Game of Thrones - Based on the book, A Song of Ice and Fire, this captivating saga follows seven noble families as they strive for power over a mythical world. It gets a little confusing as the story bounces back and forth between a myriad of characters and sub-plots in addition to routine gratuitous sex scenes (which may limit the audience base), but is very entertaining. One major issue I have is the unnecessary supernatural aspects incorporated, which artificially offset the strategic balance of the vying powers. Sort of like every ending to the flawed board game, Risk, in which victory goes to whichever struggling player suddenly comes up with cards and gains 70 armies to place on the board at the right time and conquer half the world. By the way, Axis and Allies is a far superior world-strategic game, but I digress... In sports terms, it would be similar to the Diamondbacks acquiring Randy Johnson & Curt Schilling, Cavaliers drafting Lebron James, Celtics receiving Kevin Garnett & Ray Allen, Broncos rolling the dice on Peyton Manning, Raiders trading for Carson Palmer.... I digress further. But I think you get the point. A limited dose of the supernatural, such as dragons, would add an interesting dynamic, but Game of Thrones goes too far in my opinion. It's still riveting though.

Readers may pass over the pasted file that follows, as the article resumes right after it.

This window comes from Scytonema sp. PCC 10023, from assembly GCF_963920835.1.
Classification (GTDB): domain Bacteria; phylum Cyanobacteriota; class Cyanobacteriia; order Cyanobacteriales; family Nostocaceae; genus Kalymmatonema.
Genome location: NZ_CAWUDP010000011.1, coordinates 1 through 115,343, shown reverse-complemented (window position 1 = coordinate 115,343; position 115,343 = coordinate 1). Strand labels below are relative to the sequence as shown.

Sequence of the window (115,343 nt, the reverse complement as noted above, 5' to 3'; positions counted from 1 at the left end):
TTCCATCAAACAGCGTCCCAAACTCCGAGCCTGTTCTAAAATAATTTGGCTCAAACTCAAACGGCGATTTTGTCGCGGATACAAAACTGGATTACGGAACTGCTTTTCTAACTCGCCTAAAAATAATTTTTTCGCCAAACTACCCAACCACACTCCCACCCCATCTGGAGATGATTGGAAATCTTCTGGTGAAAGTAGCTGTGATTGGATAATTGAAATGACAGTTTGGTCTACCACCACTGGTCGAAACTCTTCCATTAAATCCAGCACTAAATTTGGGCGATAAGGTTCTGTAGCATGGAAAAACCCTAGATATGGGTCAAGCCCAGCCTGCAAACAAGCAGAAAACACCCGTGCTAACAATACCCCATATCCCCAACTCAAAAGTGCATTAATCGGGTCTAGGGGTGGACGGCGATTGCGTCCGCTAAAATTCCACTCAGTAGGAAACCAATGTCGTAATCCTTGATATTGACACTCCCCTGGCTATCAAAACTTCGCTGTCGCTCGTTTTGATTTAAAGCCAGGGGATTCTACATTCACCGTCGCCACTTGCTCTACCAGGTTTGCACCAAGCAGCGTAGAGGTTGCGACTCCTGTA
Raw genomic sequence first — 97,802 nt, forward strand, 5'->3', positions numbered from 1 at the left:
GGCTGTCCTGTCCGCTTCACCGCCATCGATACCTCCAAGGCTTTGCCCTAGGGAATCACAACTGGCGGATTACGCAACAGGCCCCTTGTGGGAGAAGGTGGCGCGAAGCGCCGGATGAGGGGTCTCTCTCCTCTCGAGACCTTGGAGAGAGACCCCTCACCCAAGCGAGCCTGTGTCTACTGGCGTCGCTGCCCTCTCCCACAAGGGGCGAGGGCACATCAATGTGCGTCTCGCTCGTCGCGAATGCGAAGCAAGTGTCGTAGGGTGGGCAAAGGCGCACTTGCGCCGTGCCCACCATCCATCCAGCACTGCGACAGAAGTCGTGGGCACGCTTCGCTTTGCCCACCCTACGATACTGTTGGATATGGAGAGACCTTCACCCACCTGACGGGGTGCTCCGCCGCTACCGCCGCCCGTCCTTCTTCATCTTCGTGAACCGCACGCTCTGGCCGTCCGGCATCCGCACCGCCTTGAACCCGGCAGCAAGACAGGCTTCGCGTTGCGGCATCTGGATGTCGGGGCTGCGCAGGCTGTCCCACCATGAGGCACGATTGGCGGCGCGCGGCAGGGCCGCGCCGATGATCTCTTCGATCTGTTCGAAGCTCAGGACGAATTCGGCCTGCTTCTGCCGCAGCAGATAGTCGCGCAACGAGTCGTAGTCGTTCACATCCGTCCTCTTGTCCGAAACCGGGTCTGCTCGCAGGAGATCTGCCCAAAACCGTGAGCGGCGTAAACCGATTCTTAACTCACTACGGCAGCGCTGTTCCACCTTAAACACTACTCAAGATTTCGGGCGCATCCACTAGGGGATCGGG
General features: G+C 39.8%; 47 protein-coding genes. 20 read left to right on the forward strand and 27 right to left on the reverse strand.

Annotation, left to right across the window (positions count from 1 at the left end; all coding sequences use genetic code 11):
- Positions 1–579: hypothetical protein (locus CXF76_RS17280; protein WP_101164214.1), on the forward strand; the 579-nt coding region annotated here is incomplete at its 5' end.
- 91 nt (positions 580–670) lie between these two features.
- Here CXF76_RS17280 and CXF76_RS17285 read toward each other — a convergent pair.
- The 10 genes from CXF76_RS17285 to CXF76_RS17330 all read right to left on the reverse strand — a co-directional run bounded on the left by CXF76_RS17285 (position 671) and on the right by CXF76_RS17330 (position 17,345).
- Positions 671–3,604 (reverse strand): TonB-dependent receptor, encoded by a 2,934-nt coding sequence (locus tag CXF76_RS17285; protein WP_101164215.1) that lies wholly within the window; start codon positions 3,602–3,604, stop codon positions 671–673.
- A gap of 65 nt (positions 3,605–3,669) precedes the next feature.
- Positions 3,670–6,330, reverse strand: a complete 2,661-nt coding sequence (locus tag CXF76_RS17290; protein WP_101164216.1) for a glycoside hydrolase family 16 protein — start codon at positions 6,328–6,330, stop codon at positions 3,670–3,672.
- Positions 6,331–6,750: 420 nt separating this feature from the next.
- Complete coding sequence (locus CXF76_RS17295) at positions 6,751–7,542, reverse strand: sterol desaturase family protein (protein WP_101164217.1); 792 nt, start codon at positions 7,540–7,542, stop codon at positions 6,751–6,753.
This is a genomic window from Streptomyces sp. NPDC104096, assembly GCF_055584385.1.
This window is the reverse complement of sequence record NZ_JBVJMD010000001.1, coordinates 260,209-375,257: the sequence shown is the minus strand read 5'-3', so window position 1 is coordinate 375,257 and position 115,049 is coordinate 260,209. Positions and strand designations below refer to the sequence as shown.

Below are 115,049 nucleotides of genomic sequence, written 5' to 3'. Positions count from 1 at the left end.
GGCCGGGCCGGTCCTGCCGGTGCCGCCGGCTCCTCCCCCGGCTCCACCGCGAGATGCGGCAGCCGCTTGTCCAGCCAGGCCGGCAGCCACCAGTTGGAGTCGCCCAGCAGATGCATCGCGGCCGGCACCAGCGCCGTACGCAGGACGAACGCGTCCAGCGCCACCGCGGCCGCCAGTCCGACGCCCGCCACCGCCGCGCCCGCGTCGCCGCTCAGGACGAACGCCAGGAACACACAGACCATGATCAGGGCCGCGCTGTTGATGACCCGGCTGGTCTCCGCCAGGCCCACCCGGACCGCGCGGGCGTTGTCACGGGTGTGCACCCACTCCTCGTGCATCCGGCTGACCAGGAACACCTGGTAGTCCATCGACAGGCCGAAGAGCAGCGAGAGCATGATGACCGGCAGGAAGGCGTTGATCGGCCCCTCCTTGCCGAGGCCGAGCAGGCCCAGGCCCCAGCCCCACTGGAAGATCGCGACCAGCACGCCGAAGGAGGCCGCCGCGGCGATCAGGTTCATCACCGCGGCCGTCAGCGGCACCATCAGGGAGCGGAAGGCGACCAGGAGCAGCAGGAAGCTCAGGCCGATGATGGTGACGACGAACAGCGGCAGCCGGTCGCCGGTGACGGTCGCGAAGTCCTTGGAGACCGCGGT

Entourage - Follow the life of a movie star, Vincent Chase, and his entourage of sycophants who eagerly cling onto his success. This show provides an in-depth look into the ultra-competitive world of Hollywood agents and producers. Jeremy Piven steals the limelight as Vince's agent while Kevin Dillon (brother of Matt Dillon) performs phenomenally as the overly dramatic half-brother (known as "Johnny Drama"). I frankly grew tired of Vince's nonchalant and entitled attitude, but the supporting cast around him and their various schemes carried the series (similar to Seinfeld). I think my favorite episode was Vince's appearance on the Kimmel Show, in which Johnny Drama had a mysterious grudge towards Jimmy Kimmel. After season 5, I stopped watching as the story plateaued. I'm not sure whether Vincent Chase ever "broke out" as an actor, but I eventually stopped caring.